But, like thousands of others, she soon found that estate agents, building societies, surveyors and sheer bad luck conspire to make buying a house as difficult as catching a greased snake.
Yesterday, the Government made the first moves towards finding out what causes buyers pain and stress and how the process of buying a property can be made simpler, quicker and less frustrating.
A steering group representing lawyers, agents, consumers, lenders and other professionals met to draw up guidelines for researchers who will track 1,000 sales to find out which ones go wrong and why.
So far, Ms Sturdy, 28, a film production co-ordinator from south London, has encountered all the problems that the group, set up by housing minister Hilary Armstrong, will be studying - chains, delays, dishonesty and, perhaps most frustrating of all, gazumping.
"The first place I saw was a dream and a real bargain, a three-bedroom flat for pounds 70,000 in Brixton," she said.
"The people I was buying from were buying something else in Norwood and everything was going smoothly. But then there was a small legal hitch involving the lease and, unfortunately, the vendors had incredibly slow solicitors.
"A job that should have taken four days took them four weeks and in the meantime my vendors lost their place because their vendor wouldn't wait any longer. And someone nipped in and gazumped them by pounds 2,000."
But worse was to come. Ms Sturdy found another place, a two-bedroom flat in Streatham, for pounds 90,000.
She offered pounds 85,000 but was told by her agents that the vendor had placed it with a second agent at pounds 95,000.
"My agents told me that if I raised my price to pounds 90,000 then I could have it," she said. "Then they - not the other agents - went and sold it for pounds 95,000.
"I am absolutely fed up with the whole business.
"Everyone tries to rip you off all the time and no one keeps their word and I feel insulted that anyone could possibly think that you believe anything they say. We need protection for vendors and buyers so one isn't waiting too long for their house to be sold, and so the other's offer is honoured."
Ms Armstrong said she was determined to provide protection for people like Ms Sturdy and promised to act on the results of the study, which should be finished next summer.
"The Government is determined to identify the root causes of delays and other problems which cause distress and misery to home-buyers and sellers," she said.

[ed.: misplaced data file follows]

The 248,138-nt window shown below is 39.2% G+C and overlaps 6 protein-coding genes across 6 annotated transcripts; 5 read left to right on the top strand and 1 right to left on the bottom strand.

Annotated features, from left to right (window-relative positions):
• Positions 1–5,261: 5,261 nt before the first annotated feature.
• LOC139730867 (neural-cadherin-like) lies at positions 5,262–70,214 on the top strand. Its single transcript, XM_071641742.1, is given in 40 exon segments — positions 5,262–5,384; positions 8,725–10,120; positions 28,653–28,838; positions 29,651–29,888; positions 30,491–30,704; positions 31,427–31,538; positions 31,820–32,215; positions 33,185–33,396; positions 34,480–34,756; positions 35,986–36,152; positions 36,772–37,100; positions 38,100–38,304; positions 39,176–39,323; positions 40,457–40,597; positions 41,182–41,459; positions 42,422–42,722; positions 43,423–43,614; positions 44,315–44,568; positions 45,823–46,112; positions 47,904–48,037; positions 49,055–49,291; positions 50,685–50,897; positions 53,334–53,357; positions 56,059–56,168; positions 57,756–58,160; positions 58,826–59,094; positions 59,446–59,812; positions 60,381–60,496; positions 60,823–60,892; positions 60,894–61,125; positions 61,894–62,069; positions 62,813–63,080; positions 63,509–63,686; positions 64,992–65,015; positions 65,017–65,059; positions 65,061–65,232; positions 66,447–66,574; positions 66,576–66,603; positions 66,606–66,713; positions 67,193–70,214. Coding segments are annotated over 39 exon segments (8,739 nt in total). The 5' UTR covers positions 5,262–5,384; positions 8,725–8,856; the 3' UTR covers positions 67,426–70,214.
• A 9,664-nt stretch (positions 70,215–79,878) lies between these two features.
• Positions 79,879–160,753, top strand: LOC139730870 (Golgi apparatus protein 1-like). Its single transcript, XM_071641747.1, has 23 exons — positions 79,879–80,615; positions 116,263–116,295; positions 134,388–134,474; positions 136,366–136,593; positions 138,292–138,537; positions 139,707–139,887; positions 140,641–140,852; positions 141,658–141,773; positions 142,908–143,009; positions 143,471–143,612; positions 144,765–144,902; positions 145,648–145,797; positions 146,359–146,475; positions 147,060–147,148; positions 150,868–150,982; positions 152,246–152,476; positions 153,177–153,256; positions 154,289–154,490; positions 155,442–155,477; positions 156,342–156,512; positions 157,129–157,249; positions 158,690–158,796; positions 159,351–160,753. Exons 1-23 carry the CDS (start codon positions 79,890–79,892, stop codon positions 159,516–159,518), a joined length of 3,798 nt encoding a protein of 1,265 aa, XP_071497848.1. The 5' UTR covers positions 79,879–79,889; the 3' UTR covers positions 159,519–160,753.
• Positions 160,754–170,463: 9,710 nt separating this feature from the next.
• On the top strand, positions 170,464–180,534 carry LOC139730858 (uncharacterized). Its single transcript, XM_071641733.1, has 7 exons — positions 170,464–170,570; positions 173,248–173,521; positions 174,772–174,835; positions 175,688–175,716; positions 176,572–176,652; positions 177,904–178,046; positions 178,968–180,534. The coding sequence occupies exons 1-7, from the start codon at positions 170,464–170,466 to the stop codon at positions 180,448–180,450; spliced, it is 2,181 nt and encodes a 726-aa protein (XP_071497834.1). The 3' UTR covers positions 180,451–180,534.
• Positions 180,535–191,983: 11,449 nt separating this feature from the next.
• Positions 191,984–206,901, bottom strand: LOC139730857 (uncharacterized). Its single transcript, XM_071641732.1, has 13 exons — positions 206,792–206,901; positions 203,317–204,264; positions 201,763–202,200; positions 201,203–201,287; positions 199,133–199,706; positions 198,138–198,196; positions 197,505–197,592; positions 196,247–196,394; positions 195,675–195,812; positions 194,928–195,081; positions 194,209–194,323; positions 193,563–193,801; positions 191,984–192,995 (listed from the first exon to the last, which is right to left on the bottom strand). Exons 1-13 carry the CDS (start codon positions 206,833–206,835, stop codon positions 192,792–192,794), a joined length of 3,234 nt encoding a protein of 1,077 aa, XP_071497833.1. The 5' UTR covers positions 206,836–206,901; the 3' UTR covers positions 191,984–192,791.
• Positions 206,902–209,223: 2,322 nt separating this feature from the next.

However, given the diversity of the steering group - with representatives from the Office of Fair Trading, HM Land Registry, the Law Society, the Royal Institute of Chartered Surveyors, the Council of Mortgage Lenders, the National Association of Estate Agents, the Incorporated Society of Auctioneers and Valuers and the Consumers' Association - vested interests are likely to make agreement possible.
One option, to adopt the Scottish system whereby an offer, once accepted, is binding, already seems to be losing its appeal.
"It does prevent gazumping once an offer has been accepted," said Hugh Dunsmore-Hardy, chief executive of the National Association of Estate Agents.
"But before you can make an offer, you have to have your mortgage offer and survey in place.
"If your offer is rejected, then all the money you have spent on your legal fees and survey goes down the drain. Theoretically, that could happen two or three times before you get a property."
The Consumers' Association wants to see some form of protection available for buyers but feels the best way to avoid disappointment is to speed up the way the system works.
"Gazumping takes place between an offer being made and the completion of the transaction," said Sophie Gumpel, a principal researcher with the association.
"If the whole process were made faster, less convoluted and more of a `one-stop-shop' process, there would be less time for gazumping to take place."